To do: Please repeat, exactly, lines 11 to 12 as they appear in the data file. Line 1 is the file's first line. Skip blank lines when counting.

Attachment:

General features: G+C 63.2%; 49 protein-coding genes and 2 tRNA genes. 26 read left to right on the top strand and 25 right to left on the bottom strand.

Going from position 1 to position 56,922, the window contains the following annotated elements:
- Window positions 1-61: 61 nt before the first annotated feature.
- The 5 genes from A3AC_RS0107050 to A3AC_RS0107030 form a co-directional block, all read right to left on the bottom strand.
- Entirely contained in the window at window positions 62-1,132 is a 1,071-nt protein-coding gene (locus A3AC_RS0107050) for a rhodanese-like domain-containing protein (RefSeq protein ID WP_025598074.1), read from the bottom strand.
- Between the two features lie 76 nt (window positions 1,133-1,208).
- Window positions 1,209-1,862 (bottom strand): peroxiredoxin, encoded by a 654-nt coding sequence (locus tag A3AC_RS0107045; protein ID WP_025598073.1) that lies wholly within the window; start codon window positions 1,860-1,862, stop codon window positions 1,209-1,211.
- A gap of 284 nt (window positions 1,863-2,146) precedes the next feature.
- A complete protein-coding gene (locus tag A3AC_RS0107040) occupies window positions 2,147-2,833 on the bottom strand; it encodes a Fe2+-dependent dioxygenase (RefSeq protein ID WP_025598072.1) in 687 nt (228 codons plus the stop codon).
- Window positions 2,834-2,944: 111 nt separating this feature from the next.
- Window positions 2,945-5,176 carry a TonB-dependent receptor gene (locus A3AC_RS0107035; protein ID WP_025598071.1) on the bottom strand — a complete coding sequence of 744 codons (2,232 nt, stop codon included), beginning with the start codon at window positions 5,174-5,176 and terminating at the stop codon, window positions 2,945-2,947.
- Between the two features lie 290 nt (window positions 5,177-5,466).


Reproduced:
- Window positions 2,945-5,176 carry a TonB-dependent receptor gene (locus A3AC_RS0107035; protein ID WP_025598071.1) on the bottom strand — a complete coding sequence of 744 codons (2,232 nt, stop codon included), beginning with the start codon at window positions 5,174-5,176 and terminating at the stop codon, window positions 2,945-2,947.
- Between the two features lie 290 nt (window positions 5,177-5,466).